Some of the greatest Romanesque and early Gothic art in Europe is collected in this stunning museum housed in the Palau Nacional. The collection of Romanesque murals, in particular, is unmatched. Most of them were discovered at the beginning of the 20th century in crumbling ancient churches in the Pyrenees. When one such church was sold to Boston’s Museum of Fine Arts, it set off a storm of outrage over losing Catalunya’s cultural patrimony. So church after church was purchased by public institutions. Mural paintings were detached from the walls and ultimately moved to this museum. MNAC displays more than 100 pieces from the churches, including wall painting panels and polychrome wood carvings. They date from the 11th to 13th centuries, a fundamental period in Catalan art. The museum chronicles other eras, but the collections are a little thin until they reach Modernisme. As part of the Europeana Partage-Plus project on Art Nouveau, MNAC has been digitizing images of more than 2,000 Modernista objects in its collection, now available at The Modernista gallery exhibits have such treasures as the Gaudí-designed furniture from Casa Lleó Morera a 1907 fireplace by Lluís Domènech i Montaner, and paintings by second-generation Modernista artist Joaquim Mir and by Catalunya’s only noted Impressionist painter, Marià Pidelaserra.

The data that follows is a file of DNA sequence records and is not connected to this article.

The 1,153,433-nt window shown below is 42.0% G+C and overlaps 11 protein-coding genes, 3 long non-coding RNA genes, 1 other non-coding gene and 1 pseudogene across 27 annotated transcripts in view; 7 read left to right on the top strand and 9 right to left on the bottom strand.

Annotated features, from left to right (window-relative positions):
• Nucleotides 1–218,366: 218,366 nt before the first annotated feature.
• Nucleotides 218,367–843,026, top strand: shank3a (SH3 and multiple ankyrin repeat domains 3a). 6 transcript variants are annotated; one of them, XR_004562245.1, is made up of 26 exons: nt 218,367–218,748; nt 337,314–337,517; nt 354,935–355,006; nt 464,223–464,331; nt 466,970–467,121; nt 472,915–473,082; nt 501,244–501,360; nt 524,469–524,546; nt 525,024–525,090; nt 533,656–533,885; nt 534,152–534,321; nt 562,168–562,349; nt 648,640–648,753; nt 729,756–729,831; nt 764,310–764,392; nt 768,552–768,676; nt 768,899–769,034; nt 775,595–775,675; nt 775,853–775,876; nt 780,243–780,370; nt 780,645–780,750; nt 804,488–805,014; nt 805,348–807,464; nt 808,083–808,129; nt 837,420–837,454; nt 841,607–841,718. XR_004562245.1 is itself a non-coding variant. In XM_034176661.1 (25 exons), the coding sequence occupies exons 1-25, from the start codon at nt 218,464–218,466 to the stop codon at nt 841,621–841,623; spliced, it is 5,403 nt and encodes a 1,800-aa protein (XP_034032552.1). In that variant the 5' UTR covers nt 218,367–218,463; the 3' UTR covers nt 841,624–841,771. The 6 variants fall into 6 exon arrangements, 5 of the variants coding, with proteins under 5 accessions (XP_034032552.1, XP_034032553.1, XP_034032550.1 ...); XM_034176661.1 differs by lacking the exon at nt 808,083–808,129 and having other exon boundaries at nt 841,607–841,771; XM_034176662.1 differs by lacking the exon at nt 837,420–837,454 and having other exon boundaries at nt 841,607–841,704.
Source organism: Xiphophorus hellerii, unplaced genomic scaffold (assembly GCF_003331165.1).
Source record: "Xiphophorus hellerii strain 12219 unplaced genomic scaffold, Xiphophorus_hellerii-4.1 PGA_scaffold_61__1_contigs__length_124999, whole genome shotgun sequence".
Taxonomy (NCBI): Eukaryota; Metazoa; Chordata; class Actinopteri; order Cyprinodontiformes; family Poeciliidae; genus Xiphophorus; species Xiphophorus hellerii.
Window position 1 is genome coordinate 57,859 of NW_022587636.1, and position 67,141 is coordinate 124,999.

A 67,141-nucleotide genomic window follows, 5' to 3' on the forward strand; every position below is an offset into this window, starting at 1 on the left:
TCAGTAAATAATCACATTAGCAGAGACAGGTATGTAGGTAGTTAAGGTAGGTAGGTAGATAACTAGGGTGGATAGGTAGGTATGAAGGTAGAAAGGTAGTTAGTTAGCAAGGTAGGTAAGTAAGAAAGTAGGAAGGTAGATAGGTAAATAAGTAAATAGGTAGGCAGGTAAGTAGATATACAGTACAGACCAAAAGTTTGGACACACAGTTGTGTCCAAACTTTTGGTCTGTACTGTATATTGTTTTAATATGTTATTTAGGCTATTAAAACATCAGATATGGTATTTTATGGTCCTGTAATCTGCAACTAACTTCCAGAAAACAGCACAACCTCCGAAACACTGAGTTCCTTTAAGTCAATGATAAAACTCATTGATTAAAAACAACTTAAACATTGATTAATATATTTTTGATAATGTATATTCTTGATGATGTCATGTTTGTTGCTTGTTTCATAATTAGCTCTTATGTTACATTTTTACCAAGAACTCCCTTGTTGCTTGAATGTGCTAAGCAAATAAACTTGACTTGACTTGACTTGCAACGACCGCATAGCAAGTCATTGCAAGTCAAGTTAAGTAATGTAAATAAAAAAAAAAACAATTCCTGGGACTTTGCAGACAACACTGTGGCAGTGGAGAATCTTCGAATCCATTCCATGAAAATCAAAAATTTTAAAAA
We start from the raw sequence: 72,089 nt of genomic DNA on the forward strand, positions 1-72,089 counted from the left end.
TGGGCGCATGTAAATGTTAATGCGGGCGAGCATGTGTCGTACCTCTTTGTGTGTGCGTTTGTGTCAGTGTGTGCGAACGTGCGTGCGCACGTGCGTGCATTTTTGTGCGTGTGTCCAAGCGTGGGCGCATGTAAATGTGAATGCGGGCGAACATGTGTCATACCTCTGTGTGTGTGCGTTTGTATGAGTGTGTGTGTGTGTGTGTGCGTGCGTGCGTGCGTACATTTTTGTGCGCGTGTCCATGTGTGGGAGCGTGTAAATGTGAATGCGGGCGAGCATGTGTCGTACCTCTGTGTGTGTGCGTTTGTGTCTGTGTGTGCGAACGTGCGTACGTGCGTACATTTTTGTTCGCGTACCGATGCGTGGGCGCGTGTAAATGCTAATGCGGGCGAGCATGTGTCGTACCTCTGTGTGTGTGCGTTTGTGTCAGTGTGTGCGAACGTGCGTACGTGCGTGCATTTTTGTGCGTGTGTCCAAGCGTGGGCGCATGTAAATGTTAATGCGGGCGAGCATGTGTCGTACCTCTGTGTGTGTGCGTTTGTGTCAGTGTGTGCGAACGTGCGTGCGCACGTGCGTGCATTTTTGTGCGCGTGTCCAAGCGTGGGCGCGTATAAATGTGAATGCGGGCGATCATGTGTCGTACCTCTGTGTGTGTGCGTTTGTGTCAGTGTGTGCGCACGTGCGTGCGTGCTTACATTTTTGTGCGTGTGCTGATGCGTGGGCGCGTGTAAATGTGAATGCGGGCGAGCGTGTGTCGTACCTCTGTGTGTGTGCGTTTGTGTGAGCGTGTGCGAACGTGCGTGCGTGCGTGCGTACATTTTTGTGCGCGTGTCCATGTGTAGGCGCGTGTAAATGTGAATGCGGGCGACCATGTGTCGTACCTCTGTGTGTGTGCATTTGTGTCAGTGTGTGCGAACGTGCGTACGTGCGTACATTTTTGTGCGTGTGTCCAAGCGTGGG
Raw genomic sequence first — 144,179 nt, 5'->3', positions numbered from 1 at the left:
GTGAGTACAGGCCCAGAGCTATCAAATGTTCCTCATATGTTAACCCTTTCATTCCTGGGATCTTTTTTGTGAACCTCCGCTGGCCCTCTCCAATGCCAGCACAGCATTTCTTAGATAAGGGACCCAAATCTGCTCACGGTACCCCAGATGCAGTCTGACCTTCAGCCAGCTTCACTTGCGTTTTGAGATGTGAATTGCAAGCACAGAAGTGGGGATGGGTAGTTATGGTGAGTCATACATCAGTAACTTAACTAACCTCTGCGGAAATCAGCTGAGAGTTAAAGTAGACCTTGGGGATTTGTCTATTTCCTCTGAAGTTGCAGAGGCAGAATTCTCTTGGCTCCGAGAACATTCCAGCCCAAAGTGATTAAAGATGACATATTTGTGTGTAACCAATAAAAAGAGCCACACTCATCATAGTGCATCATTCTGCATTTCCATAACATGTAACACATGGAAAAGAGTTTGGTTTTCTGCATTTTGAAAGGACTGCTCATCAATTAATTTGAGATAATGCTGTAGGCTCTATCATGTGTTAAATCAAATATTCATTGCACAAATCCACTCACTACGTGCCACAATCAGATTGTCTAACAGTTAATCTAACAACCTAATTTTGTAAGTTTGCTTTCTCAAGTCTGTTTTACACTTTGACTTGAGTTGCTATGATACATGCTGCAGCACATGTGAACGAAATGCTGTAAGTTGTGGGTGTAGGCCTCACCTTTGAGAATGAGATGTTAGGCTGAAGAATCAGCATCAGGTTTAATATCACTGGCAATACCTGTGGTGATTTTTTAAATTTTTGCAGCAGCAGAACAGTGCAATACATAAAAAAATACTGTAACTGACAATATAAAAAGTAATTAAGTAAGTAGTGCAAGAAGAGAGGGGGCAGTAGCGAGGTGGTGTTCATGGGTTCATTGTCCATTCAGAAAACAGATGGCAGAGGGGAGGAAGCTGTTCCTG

A Bicycle Built for Two -- One of the star pieces of the MNAC's moderniste collection is a self-portrait of Ramón Casas and fellow Barcelona painter Pere Romeu riding a tandem. They both achieved fame in the early 1920s moderniste era. This iconic work was originally executed for Els Quatre Gats, the tavern that served as a fraternity house for moderniste movers and shakers, bohemians, intellectuals, and poets. A young Picasso designed the menu (and held his first-ever exhibition there), and various other works donated to the owners still adorn the walls, although now most, such as Casas's pedaling portrait, are reproductions. The colorful Casas, who spent years in the artistic circles of Paris's Montmartre, was a perpetrator of the city's new-found modernity as well as a seminal artist. He specialized in portraits, caricatures, and political subjects such as street protests; his interpretations of fin-de-siècle Barcelona provide valuable insight into this heady time. Romeu was an extrovert and lively animateur at cabarets but a lesser artist, although his themes were similar.